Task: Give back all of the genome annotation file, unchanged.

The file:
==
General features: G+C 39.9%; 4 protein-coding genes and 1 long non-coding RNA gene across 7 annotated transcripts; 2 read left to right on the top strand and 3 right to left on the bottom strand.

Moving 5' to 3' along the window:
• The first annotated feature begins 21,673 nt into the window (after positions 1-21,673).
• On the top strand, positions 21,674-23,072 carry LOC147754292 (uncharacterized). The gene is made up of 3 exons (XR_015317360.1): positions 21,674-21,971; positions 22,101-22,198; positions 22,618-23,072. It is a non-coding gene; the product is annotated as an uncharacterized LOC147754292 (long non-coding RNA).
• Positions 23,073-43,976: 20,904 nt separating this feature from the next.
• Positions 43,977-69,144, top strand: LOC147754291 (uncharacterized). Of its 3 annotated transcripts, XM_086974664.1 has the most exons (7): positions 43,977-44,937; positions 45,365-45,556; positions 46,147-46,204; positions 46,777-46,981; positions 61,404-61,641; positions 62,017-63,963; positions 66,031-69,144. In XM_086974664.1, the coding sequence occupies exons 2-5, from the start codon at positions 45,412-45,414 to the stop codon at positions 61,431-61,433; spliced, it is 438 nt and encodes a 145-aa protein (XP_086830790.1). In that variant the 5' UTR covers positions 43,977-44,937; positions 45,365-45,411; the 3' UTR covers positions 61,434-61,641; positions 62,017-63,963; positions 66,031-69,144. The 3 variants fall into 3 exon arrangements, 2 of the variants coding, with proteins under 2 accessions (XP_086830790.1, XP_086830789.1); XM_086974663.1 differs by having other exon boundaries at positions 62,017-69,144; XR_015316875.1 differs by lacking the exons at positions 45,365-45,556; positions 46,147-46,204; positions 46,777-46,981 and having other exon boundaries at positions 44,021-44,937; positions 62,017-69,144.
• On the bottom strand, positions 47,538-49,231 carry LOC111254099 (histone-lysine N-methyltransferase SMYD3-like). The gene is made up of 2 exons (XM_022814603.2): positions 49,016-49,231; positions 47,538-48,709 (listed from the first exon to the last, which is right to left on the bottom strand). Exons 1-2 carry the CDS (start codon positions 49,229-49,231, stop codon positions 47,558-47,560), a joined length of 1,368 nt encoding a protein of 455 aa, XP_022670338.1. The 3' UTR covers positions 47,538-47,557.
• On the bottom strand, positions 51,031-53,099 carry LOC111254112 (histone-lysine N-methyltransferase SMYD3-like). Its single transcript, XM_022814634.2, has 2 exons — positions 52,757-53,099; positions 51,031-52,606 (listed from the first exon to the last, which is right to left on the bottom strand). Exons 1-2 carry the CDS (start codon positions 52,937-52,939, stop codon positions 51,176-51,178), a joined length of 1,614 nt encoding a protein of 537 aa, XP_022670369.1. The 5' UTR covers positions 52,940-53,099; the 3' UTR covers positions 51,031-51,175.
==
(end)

General features: G+C 39.9%; 4 protein-coding genes and 1 long non-coding RNA gene across 7 annotated transcripts; 2 read left to right on the top strand and 3 right to left on the bottom strand.

Moving 5' to 3' along the window:
• The first annotated feature begins 21,673 nt into the window (after positions 1-21,673).
• On the top strand, positions 21,674-23,072 carry LOC147754292 (uncharacterized). The gene is made up of 3 exons (XR_015317360.1): positions 21,674-21,971; positions 22,101-22,198; positions 22,618-23,072. It is a non-coding gene; the product is annotated as an uncharacterized LOC147754292 (long non-coding RNA).
• Positions 23,073-43,976: 20,904 nt separating this feature from the next.
• Positions 43,977-69,144, top strand: LOC147754291 (uncharacterized). Of its 3 annotated transcripts, XM_086974664.1 has the most exons (7): positions 43,977-44,937; positions 45,365-45,556; positions 46,147-46,204; positions 46,777-46,981; positions 61,404-61,641; positions 62,017-63,963; positions 66,031-69,144. In XM_086974664.1, the coding sequence occupies exons 2-5, from the start codon at positions 45,412-45,414 to the stop codon at positions 61,431-61,433; spliced, it is 438 nt and encodes a 145-aa protein (XP_086830790.1). In that variant the 5' UTR covers positions 43,977-44,937; positions 45,365-45,411; the 3' UTR covers positions 61,434-61,641; positions 62,017-63,963; positions 66,031-69,144. The 3 variants fall into 3 exon arrangements, 2 of the variants coding, with proteins under 2 accessions (XP_086830790.1, XP_086830789.1); XM_086974663.1 differs by having other exon boundaries at positions 62,017-69,144; XR_015316875.1 differs by lacking the exons at positions 45,365-45,556; positions 46,147-46,204; positions 46,777-46,981 and having other exon boundaries at positions 44,021-44,937; positions 62,017-69,144.
• On the bottom strand, positions 47,538-49,231 carry LOC111254099 (histone-lysine N-methyltransferase SMYD3-like). The gene is made up of 2 exons (XM_022814603.2): positions 49,016-49,231; positions 47,538-48,709 (listed from the first exon to the last, which is right to left on the bottom strand). Exons 1-2 carry the CDS (start codon positions 49,229-49,231, stop codon positions 47,558-47,560), a joined length of 1,368 nt encoding a protein of 455 aa, XP_022670338.1. The 3' UTR covers positions 47,538-47,557.
• On the bottom strand, positions 51,031-53,099 carry LOC111254112 (histone-lysine N-methyltransferase SMYD3-like). Its single transcript, XM_022814634.2, has 2 exons — positions 52,757-53,099; positions 51,031-52,606 (listed from the first exon to the last, which is right to left on the bottom strand). Exons 1-2 carry the CDS (start codon positions 52,937-52,939, stop codon positions 51,176-51,178), a joined length of 1,614 nt encoding a protein of 537 aa, XP_022670369.1. The 5' UTR covers positions 52,940-53,099; the 3' UTR covers positions 51,031-51,175.